Another way of phrasing this: are there any viable definitions of something which is norm-like but whose range is in a linearly ordered rig (for example) rather than $\mathbb{R}$?

I have searched a fair bit (including in fairly encyclopedic textbooks), but have come up empty handed as to why everyone just uses $\mathbb{R}$ and does not consider generalizations.

The underlying motivation comes from looking at various theories of mathematics from a minimalistic, "universal algebra" perspective. From that way of looking at things, as opposed to a more semantic perspective which focuses on applications of norms, it seems difficult to justify why norms must range over $\mathbb{R}$. But perhaps it really is important that the range be Dedekind complete -- which would justify this choice. But this is currently not apparent to me.

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    $\begingroup$ Valuations on fields can be considered as taking values on arbitrary ordered abelian groups. $\endgroup$ May 27, 2014 at 18:40
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    $\begingroup$ @Dirk: a ring without negatives. $\endgroup$ May 27, 2014 at 18:51
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    $\begingroup$ relevant: mathoverflow.net/questions/122915/… $\endgroup$ May 27, 2014 at 18:58
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    $\begingroup$ A user attempted three times to post an answer pointing out the above mentioned valuations on fields (in the equivalent form of valuation rings), and all three answers were killed by moderators. While the answers were quite poorly worded and not very informative, I fail to see what is the justification for deleting them as “not an answer”. $\endgroup$ May 28, 2014 at 10:17
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    $\begingroup$ Along the lines of what @MichałKukieła said, non-Archimedean real closed fields can serve as the range of a norm, culminating in the surreal numbers. The problem is that we have a very good understanding of the second order theory of $\mathbb{R}$ (analysis, topology, etc), but a very poor understanding of the second order theory of these larger real closed fields -- by definition or by theorem (Surreals) they have the same first order theory as the reals. A rich and well understood second order theory for the range of a norm allows for many more robust choices of norms, such as integrals etc. $\endgroup$
    – Alec Rhea
    Dec 20, 2017 at 0:44

4 Answers 4


You might be interested in the whole (mostly Russian) literature on "Banach-Kantorovich" or "lattice-normed" spaces, which are:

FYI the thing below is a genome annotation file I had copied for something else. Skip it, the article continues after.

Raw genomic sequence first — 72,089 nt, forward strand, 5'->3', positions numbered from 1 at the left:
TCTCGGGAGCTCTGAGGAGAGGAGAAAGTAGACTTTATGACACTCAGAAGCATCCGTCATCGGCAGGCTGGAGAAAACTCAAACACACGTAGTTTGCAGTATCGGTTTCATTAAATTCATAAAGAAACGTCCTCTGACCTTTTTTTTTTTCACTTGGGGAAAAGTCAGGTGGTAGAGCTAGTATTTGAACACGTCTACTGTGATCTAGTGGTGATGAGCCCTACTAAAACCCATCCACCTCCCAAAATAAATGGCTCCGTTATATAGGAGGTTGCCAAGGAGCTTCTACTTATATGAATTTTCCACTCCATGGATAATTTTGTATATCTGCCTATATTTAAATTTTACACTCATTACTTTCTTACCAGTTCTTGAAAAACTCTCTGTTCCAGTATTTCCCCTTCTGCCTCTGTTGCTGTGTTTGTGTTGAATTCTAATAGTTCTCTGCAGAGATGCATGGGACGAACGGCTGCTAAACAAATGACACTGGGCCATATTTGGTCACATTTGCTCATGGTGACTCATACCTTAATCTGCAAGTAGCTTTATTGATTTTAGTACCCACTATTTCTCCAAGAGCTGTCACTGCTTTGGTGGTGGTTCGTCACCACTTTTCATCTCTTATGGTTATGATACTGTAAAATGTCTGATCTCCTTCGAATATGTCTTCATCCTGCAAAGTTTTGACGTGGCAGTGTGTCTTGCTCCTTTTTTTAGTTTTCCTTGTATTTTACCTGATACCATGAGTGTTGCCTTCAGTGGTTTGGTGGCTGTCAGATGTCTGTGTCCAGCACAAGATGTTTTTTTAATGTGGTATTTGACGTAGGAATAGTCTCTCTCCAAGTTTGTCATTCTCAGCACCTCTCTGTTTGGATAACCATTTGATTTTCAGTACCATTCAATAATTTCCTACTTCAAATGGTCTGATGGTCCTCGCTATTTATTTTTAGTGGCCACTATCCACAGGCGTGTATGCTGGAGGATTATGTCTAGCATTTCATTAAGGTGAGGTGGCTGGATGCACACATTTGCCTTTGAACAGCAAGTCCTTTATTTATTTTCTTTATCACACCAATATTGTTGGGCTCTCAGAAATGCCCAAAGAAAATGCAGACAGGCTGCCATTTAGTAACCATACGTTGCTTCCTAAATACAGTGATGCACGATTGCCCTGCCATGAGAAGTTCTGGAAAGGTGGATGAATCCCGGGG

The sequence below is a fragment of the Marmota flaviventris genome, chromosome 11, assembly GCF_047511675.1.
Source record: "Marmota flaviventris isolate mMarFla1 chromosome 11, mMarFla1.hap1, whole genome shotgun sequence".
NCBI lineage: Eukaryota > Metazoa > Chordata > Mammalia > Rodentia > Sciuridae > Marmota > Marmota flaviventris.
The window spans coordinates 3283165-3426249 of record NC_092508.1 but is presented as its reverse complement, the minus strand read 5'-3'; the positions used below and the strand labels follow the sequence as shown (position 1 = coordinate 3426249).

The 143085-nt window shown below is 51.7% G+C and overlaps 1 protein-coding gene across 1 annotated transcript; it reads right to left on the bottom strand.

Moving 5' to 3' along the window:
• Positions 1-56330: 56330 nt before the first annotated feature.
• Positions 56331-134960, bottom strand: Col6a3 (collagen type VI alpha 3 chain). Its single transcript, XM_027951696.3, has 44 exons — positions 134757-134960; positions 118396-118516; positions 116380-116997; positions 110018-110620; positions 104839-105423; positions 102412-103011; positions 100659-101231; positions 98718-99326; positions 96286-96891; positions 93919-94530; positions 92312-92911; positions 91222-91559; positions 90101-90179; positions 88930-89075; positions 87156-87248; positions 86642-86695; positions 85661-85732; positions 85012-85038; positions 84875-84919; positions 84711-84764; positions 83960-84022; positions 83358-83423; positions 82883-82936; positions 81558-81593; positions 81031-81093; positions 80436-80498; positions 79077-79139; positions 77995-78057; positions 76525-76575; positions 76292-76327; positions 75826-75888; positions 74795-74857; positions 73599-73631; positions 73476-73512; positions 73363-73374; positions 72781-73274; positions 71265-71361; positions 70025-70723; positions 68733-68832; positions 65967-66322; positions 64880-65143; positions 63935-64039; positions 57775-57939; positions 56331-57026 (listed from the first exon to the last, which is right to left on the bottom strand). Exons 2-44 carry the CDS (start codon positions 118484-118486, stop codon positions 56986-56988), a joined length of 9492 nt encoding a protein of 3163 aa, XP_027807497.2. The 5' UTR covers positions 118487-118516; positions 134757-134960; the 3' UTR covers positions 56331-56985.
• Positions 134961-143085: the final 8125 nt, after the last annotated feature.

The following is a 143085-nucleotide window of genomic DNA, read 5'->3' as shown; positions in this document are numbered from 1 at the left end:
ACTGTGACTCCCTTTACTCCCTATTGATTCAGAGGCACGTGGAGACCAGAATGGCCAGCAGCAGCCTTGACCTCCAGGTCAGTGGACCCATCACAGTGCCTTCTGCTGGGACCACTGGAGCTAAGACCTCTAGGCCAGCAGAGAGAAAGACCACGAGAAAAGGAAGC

"a triplet $(\mathcal U,E,\lambda)$ consisting of a vector space $\mathcal U$, a Dedekind complete vector lattice $E$ and a map $\lambda:\mathcal U\to E_+$ satisfying some natural conditions that allow one to consider $\lambda$ as a vector-valued analogue of the classical notion of a norm (...) Vector spaces equipped with a norm taking values in an Archimedean vector lattice were introduced by L. V. Kantorovich in 1935."


The concept of valuation rings of arbitrary ranks exists. As a special case you get non-Archimedean valuations of higher ranks, whose corresponding norms are non-real.

Maybe you will find what you want from the following pages:

http://en.wikipedia.org/wiki/Valuation_ring (look for the notion of rank),

https://math.stackexchange.com/questions/1307/valuation-rings-of-rank-two has an example.

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    $\begingroup$ Maybe it's noteworthy that Huber's Adic Spaces use crucially the idea to look at "all" valuations (taking values in totally ordered abelian groups) of appropriate rings, in contrast to the Berkovich space which only sees $\mathbb{R}$-valued ones. See example 2.20 of Scholze's Perfectoid Spaces for a nice explanation. $\endgroup$ May 29, 2014 at 10:02

Not a norm based answer, but perhaps you may still find the work on "cone metric spaces" relevant---this dates back to 1934 by D. Kurepa (a student of M. Fréchet), who considered "metrics" that may take on a value in an ordered vector space. The paper linked to seems to present an updated view.


There is a very abstract generalization of norm and the general idea is as follows:

Valued field: consider a field $K$ and a valuation $|\cdot|:K\mapsto G\cup\{0\}$ satisfying

  1. $|x|\geq0$,
  2. $|x|=0$ iff $x=0$,
  3. $|x+y|\leq max\{|x|,|y|\}$,
  4. $|xy|=|x||y|$.

where $G$ is an arbitrary multiplicative ordered group and $0$ is an element such that $0<g$ for all $g\in G$.

$G$-module: Let $G$ be a linearly ordered group. A linearly ordered set $X$ is called a $G$-module if there exists a map $G\times X\to X$, written $(g,x)\mapsto gx$, such that for all $g,g_1,g_2\in G$ and all $x,x_1,x_2\in X$ we have:

  1. $g_1(g_2x)=(g_1g_2)x$
  2. $1x=x$
  3. $g_1\geq g_2\Rightarrow g_1x\geq g_2x$
  4. $x_1\geq x_2\Rightarrow gx_1\geq gx_2$
  5. $Gx$ is coinitial in $X$
  6. $X$ has no smallest element.

Norm: Let $E$ be a vector space over $(K,|\cdot|)$ and let $X$ be a $G$-module. An $X$-norm on $E$ is a map $||\cdot||:E\to X\cup\{0\}$ such that for all $x,y\in E$, $\lambda\in K$:

  1. $||x||=0\Leftrightarrow x=0$
  2. $||\lambda x||=|\lambda|||x||$
  3. $||x+y||\leq\max\{||x||,||y||\}.$

For an introduction in this area I recommend the paper:

Banach spaces over fields with a infinite rank valuation - [H.Ochsenius A., W.H.Schikhof] - 1999

After that see: Norm Hilbert spaces over Krull valued fields - [H. Ochsenius, W.H. Schikhof] - Indagationes Mathematicae, Elsevier - 2006


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